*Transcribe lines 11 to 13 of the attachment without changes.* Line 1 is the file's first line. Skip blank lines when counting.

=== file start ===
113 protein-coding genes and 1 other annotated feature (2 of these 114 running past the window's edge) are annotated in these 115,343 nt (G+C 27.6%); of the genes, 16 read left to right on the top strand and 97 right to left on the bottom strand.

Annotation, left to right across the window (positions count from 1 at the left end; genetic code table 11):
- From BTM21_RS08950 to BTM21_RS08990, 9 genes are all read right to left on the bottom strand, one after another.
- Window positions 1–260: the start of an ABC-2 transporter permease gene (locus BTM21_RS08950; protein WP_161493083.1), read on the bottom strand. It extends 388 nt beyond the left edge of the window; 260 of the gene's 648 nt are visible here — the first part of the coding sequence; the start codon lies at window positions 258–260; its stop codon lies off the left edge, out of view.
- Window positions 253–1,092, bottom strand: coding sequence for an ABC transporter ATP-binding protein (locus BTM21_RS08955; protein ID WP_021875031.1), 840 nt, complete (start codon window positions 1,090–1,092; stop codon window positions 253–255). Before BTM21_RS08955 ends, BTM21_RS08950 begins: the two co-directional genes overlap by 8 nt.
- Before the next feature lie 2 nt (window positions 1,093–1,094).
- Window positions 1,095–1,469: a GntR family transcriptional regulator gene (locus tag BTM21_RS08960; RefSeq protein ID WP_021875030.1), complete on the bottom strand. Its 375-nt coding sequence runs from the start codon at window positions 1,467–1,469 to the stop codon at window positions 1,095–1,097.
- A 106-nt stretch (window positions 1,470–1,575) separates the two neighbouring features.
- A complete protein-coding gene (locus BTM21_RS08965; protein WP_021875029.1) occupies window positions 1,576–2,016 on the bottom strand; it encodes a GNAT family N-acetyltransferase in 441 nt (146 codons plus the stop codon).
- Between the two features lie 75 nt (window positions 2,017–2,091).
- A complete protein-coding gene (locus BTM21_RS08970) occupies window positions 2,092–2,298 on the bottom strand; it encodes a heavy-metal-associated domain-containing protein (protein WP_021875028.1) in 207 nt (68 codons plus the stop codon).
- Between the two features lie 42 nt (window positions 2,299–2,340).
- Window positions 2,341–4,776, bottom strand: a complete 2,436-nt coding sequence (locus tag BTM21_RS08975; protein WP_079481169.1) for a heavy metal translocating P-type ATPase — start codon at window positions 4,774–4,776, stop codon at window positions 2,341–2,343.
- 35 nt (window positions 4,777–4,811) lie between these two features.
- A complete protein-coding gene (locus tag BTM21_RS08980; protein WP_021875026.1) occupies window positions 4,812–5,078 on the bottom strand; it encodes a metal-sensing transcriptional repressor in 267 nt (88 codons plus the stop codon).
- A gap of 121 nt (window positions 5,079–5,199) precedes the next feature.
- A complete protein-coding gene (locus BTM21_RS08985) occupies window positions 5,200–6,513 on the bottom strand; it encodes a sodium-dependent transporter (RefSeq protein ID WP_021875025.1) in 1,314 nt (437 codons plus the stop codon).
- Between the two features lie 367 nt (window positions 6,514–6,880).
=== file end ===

- A complete protein-coding gene (locus BTM21_RS08970) occupies window positions 2,092–2,298 on the bottom strand; it encodes a heavy-metal-associated domain-containing protein (protein WP_021875028.1) in 207 nt (68 codons plus the stop codon).
- Between the two features lie 42 nt (window positions 2,299–2,340).
- Window positions 2,341–4,776, bottom strand: a complete 2,436-nt coding sequence (locus tag BTM21_RS08975; protein WP_079481169.1) for a heavy metal translocating P-type ATPase — start codon at window positions 4,774–4,776, stop codon at window positions 2,341–2,343.